A Second Opinion Can Be Helpful, Or Not.
As you approach mediation, one of the things that you might do to figure out what your case is worth is get a second opinion. That’s a good idea. Two heads are better than one. And experience alone, given the wide variety of injuries and circumstances (every case is different), makes predicting value on your own an especially difficult task.
But getting a second opinion won’t help if you don’t use it right. And using it correctly can be difficult because the proper use can be counterintuitive. If you’re like most people, your normal tendency likely won’t produce the most effective use of the other opinion.
There are two questions to ask when combining opinions, one statistical and one psychological: When does combining opinions improve accuracy? And how does the decision-maker use the other opinion?
On the first question, accuracy improves regardless of whether opinions are combined intuitively, that is, subjectively, or mechanically, such as by a simple or weighted average. On the second question, studies show that people tend to discount others’ opinions and favor their own at a rate of roughly 70 percent on self and 30 percent on other.
Once you have the second opinion, you can use it in one of three ways: 1) you can disregard it entirely; 2) you can substitute it fully for your original opinion; or 3) you can adjust your own opinion to somewhere in the middle. Which is the most helpful? Since you’re trying to predict a jury verdict as well as possible, you will want the most accurate estimate, whatever that is.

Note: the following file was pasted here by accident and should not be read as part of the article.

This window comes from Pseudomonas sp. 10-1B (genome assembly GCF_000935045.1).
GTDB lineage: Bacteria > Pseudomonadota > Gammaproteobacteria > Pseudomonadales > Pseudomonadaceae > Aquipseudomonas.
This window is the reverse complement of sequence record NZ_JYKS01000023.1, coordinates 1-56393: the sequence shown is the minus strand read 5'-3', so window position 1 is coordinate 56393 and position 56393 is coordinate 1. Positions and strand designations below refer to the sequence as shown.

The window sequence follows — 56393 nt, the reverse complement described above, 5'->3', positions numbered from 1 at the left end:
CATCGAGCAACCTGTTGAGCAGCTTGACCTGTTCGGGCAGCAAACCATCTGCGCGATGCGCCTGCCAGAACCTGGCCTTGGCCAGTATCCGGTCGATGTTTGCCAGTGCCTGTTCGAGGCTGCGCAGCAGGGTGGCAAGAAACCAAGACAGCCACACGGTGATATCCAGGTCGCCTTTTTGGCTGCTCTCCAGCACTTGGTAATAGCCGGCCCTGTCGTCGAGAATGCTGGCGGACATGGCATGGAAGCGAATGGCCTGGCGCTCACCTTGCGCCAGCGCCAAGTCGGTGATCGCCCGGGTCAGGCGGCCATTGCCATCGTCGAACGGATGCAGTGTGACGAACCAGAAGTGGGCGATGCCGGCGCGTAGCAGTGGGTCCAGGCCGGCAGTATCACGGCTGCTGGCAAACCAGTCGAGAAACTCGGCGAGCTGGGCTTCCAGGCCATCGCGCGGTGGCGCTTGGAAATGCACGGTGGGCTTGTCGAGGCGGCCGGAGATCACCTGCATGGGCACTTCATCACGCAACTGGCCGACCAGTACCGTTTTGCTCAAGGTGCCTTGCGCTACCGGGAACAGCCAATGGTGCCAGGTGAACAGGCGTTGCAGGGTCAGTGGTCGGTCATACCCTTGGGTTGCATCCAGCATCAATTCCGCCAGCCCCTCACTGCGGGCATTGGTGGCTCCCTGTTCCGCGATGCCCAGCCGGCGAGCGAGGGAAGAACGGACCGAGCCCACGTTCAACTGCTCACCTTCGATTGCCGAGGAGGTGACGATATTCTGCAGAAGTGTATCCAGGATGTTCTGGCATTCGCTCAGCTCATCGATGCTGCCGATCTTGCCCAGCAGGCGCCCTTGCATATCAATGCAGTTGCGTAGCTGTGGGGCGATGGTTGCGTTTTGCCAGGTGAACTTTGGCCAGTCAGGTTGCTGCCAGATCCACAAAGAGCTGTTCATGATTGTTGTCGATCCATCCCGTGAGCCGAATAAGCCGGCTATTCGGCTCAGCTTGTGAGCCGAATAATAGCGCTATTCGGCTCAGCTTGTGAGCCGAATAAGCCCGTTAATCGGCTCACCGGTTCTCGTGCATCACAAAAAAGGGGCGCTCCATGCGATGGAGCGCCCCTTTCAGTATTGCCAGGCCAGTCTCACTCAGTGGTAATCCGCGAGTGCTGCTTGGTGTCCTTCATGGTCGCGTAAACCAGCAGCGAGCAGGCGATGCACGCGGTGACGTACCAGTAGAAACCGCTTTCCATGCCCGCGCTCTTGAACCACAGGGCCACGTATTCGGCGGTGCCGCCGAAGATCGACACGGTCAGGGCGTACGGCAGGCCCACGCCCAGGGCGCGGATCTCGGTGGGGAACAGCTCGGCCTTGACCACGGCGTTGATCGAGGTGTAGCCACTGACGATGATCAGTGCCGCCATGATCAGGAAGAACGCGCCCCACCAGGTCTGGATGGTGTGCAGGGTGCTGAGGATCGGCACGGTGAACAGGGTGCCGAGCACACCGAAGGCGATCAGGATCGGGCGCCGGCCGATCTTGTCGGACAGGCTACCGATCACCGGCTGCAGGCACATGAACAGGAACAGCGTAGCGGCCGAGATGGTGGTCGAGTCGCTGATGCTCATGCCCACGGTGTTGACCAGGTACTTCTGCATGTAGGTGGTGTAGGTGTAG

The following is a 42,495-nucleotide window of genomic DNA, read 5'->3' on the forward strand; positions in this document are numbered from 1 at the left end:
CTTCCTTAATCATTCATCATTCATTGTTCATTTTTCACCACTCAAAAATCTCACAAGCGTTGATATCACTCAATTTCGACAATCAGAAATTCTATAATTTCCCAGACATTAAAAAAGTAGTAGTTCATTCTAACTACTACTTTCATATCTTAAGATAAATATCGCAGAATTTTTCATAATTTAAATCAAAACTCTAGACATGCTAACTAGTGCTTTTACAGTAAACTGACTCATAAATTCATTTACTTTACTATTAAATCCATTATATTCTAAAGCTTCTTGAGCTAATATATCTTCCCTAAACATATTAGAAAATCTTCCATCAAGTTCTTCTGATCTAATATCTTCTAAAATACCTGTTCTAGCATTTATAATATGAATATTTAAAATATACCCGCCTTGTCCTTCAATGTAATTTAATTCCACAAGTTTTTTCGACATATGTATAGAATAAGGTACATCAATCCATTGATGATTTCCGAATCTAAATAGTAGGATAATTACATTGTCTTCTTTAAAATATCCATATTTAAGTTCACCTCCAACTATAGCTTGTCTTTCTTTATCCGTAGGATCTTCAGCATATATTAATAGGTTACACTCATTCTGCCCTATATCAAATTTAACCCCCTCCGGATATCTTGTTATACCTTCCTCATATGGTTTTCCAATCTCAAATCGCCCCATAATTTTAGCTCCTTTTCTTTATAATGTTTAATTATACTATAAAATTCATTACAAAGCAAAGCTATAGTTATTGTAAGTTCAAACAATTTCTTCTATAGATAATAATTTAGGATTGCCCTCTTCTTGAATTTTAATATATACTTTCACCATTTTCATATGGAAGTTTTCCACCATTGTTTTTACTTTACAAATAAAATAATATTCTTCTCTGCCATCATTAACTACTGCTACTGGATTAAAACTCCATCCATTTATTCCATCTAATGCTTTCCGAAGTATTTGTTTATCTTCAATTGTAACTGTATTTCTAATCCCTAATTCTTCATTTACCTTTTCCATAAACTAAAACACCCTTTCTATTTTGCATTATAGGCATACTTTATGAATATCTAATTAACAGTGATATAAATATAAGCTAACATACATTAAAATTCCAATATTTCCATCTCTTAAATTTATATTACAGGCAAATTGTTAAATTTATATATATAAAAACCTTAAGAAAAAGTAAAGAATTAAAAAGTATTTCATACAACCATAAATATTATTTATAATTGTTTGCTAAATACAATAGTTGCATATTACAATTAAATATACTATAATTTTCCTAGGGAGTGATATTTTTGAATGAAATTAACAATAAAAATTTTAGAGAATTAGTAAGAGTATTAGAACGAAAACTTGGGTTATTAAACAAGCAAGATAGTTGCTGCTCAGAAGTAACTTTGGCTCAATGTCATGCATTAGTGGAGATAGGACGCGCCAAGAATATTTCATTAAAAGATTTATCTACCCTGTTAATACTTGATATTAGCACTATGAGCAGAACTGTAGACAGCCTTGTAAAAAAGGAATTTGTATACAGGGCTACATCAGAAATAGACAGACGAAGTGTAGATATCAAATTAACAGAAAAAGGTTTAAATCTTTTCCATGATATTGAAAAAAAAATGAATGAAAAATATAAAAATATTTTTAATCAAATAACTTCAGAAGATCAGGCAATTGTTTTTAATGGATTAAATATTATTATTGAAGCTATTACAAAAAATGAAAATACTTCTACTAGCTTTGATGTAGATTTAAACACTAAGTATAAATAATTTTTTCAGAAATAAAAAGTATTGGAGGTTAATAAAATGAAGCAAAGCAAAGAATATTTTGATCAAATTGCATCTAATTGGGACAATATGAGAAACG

One study sought to answer that question. Researchers used a four-round estimation procedure to examine and compare the estimation accuracy and estimate-weighting strategies of both law students and experienced plaintiff’s personal injury attorneys to determine the role of a second opinion in the accurate prediction of civil jury verdicts.
The cases evaluated were six actual cases that had gone to trial in California and ranged from a car accident with minor injuries (a $35,000 verdict) to a wrongful death suit resulting from sexual molestation of a five-year-old (a $4,250,000 verdict).
In the first round, participants estimated a jury verdict without any interaction. In round two, they could see their partner’s estimate and modify their own as they saw fit. In the third round, members were required to agree on a joint estimate. And the final round asked participants to make another individual estimate, free to give their partner’s prior input as much or as little weight as they chose.
First-round results showed that experienced attorneys were indeed more accurate than law students. The mean estimation error for law students was .828 as compared to .391 for attorneys. In dollar figures, for a theoretical $100,000 verdict, the students would range from a “too low” estimate of $15,000 and a “too high” estimate of $670,000. The attorney range would be $41,000 and $244,000. Underestimates were more common for both groups with attorneys doing so 63 percent of the time and law students doing so a whopping 87 percent of the time.
The opportunity to view the partner’s estimate in the second-round improved accuracy for both groups. In the hypothetical $100,000 case, the error range for students was $19,000 to $532,000 and for attorneys $48,000 to $210,000.
How attorneys used the other opinion was significant. 82 percent of the attorneys moved less than halfway, including 53 percent who disregarded their partner’s estimate entirely. 12 percent moved more than halfway including three percent who adopted their partner’s opinion.